Growing and Glowing: A Digital Media Campaign to Increase Access to Pregnancy-Related Health Information for Black Women During the COVID-19 Pandemic

Erika Bonnevie*, Chelsea Barth, Jamillah May, Toni Carey, Savannah B. Knell, Ellen Wartella, Joe Smyser

*Corresponding author for this work

Research output: Contribution to journalArticlepeer-review

Abstract

Background: Low birthweight is a health issue disproportionately experienced by Black women. In Hillsborough County, Florida, Black women experience higher rates of low birthweight compared to the rest of Florida. This study examines the feasibility of a second attempt to use a digital low birthweight campaign to increase knowledge about low birthweight and pregnancy among Black women in Hillsborough. Methods: Content for the Growing and Glowing campaign was delivered on social media through a web series with local prenatal care providers and educational images. Two cross-sectional surveys examined changes in pregnancy-related knowledge, attitudes, and behaviors among Black women in Hillsborough. Digital metrics showed campaign reach and engagement. Results: Growing and Glowing attained 1,234 followers, 805,437 impressions, and a reach of 19,875. Web series videos were viewed almost 27,000 times, with 89% average viewer retention. The website attracted 2,634 unique page views. Evaluation surveys showed significant improvements in positive pregnancy-related intentions. Women aware of the campaign showed significantly higher awareness of the importance of prenatal care, and higher awareness of local resources. Conclusion: Results from the second study of this campaign approach suggest that using a highly targeted digital intervention can be a well-received and potentially effective way to deliver pregnancy-related health information to Black women, even during a global pandemic. This approach has numerous benefits in reaching women who may fall outside traditional health marketing approaches.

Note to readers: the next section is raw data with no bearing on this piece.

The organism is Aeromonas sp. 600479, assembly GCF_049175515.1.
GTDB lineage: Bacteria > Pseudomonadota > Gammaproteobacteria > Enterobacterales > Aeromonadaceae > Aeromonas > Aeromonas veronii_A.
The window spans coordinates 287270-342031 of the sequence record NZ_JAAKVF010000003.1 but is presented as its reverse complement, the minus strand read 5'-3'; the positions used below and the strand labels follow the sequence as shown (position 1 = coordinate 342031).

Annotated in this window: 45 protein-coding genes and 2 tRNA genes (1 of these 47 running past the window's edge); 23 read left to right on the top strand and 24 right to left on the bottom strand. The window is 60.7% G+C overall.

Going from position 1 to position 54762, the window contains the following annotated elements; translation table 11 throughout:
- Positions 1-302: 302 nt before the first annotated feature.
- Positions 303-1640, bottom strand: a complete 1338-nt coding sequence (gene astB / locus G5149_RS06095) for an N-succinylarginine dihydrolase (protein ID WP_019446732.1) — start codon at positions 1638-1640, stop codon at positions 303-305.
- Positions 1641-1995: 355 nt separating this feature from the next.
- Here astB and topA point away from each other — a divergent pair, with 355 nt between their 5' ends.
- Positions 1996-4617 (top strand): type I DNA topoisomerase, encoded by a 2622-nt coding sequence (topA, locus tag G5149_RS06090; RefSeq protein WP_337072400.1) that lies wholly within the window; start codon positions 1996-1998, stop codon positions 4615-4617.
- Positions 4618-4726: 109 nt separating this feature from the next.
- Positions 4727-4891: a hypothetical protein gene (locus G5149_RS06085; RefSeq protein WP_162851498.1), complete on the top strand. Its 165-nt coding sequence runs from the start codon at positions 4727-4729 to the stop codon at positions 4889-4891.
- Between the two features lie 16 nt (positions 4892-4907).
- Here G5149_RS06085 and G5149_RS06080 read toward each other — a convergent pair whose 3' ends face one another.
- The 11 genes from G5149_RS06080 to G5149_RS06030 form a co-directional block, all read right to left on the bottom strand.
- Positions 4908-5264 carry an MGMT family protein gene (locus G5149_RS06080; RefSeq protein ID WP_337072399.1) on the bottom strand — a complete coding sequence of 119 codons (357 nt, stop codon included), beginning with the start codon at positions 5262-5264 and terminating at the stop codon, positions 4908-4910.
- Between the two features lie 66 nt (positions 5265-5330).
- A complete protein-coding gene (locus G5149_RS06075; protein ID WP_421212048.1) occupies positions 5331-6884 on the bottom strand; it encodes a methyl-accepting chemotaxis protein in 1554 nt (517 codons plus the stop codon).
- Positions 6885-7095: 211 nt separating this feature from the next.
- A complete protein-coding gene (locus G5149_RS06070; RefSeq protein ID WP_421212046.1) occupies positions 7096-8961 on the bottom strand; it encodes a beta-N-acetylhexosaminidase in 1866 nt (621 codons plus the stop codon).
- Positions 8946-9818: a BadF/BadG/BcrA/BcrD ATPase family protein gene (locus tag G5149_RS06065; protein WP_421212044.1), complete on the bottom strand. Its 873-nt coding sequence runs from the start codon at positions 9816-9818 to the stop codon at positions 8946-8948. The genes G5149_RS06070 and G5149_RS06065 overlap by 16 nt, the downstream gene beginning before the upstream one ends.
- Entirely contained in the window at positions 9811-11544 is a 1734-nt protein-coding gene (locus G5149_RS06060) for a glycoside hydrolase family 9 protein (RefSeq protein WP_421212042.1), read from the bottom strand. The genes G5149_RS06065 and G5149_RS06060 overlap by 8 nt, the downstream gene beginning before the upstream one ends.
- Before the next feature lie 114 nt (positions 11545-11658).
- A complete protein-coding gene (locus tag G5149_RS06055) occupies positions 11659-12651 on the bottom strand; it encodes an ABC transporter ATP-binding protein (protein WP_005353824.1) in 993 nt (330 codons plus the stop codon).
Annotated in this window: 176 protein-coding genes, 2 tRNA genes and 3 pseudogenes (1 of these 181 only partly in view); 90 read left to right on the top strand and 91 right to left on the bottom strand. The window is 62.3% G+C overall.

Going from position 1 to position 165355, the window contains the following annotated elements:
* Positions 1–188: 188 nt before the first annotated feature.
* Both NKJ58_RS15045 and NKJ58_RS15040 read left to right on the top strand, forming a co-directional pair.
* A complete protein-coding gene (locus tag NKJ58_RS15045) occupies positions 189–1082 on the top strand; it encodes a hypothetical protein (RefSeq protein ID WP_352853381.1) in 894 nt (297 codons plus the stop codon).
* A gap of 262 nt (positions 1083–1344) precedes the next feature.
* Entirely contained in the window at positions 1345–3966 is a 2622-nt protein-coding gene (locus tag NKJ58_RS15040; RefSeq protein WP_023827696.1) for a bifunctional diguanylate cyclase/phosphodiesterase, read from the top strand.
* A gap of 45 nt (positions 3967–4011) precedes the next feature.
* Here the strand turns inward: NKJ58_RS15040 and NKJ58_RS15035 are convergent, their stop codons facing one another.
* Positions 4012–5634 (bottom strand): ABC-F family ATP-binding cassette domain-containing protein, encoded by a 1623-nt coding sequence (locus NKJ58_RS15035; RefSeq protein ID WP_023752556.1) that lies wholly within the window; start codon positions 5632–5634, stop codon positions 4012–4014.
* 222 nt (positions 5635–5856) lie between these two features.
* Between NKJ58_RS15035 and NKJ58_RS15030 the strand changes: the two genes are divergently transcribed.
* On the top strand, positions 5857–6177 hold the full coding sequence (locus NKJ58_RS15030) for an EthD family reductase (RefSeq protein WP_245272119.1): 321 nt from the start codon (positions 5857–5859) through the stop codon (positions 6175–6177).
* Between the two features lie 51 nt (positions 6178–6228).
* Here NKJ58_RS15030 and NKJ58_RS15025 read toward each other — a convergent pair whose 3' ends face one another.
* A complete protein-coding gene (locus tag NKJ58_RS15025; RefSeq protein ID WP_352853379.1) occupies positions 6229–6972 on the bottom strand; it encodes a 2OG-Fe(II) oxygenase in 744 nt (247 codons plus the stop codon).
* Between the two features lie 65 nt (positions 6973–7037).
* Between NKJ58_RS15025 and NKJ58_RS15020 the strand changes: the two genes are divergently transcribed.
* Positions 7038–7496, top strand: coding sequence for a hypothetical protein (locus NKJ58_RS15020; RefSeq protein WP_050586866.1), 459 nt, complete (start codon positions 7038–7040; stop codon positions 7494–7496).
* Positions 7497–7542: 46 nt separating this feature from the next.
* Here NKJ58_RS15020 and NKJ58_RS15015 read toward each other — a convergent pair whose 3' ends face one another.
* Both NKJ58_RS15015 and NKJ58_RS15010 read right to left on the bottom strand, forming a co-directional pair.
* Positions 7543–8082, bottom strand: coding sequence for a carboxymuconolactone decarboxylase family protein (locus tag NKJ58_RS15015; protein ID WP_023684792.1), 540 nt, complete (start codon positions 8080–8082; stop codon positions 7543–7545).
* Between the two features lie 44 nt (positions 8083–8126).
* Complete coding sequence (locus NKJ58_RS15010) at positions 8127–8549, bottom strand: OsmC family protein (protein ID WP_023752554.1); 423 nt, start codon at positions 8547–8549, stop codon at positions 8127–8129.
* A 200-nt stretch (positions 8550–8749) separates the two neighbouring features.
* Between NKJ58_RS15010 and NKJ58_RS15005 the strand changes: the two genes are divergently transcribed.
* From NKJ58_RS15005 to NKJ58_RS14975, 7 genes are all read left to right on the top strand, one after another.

Original languageEnglish (US)
JournalHealth Promotion Practice
DOIs
StateAccepted/In press - 2022

Keywords

  • behavioral intention
  • Black/African American Health
  • health disparities
  • maternal and infant health
  • minority health
  • social marketing/health communication
  • theory of planned behavior

ASJC Scopus subject areas

  • Public Health, Environmental and Occupational Health
  • Nursing (miscellaneous)

Fingerprint

Dive into the research topics of 'Growing and Glowing: A Digital Media Campaign to Increase Access to Pregnancy-Related Health Information for Black Women During the COVID-19 Pandemic'. Together they form a unique fingerprint.

Cite this